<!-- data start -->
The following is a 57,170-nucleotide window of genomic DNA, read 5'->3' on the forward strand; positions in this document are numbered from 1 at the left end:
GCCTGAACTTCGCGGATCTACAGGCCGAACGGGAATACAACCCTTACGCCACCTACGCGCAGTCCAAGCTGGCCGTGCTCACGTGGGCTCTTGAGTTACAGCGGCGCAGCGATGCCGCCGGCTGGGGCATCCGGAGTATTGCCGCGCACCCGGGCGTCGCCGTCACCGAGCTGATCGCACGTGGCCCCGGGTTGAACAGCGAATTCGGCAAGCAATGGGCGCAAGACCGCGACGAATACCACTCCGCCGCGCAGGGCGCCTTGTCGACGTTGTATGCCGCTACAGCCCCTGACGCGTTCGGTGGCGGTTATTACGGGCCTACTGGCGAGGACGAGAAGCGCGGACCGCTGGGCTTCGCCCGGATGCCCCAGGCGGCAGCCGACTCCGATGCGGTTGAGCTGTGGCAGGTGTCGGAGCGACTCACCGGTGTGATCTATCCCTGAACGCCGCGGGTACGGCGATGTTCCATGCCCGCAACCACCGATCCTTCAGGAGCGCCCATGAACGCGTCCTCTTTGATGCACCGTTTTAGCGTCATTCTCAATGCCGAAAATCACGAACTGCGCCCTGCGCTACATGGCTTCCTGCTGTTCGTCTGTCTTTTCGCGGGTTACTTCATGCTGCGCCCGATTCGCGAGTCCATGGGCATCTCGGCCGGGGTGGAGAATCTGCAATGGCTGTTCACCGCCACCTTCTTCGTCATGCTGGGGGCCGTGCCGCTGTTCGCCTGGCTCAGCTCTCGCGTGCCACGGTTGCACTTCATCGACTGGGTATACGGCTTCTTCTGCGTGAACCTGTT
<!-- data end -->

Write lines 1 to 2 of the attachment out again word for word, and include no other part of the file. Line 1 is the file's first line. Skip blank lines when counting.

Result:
The following is a 57,170-nucleotide window of genomic DNA, read 5'->3' on the forward strand; positions in this document are numbered from 1 at the left end:
GCCTGAACTTCGCGGATCTACAGGCCGAACGGGAATACAACCCTTACGCCACCTACGCGCAGTCCAAGCTGGCCGTGCTCACGTGGGCTCTTGAGTTACAGCGGCGCAGCGATGCCGCCGGCTGGGGCATCCGGAGTATTGCCGCGCACCCGGGCGTCGCCGTCACCGAGCTGATCGCACGTGGCCCCGGGTTGAACAGCGAATTCGGCAAGCAATGGGCGCAAGACCGCGACGAATACCACTCCGCCGCGCAGGGCGCCTTGTCGACGTTGTATGCCGCTACAGCCCCTGACGCGTTCGGTGGCGGTTATTACGGGCCTACTGGCGAGGACGAGAAGCGCGGACCGCTGGGCTTCGCCCGGATGCCCCAGGCGGCAGCCGACTCCGATGCGGTTGAGCTGTGGCAGGTGTCGGAGCGACTCACCGGTGTGATCTATCCCTGAACGCCGCGGGTACGGCGATGTTCCATGCCCGCAACCACCGATCCTTCAGGAGCGCCCATGAACGCGTCCTCTTTGATGCACCGTTTTAGCGTCATTCTCAATGCCGAAAATCACGAACTGCGCCCTGCGCTACATGGCTTCCTGCTGTTCGTCTGTCTTTTCGCGGGTTACTTCATGCTGCGCCCGATTCGCGAGTCCATGGGCATCTCGGCCGGGGTGGAGAATCTGCAATGGCTGTTCACCGCCACCTTCTTCGTCATGCTGGGGGCCGTGCCGCTGTTCGCCTGGCTCAGCTCTCGCGTGCCACGGTTGCACTTCATCGACTGGGTATACGGCTTCTTCTGCGTGAACCTGTT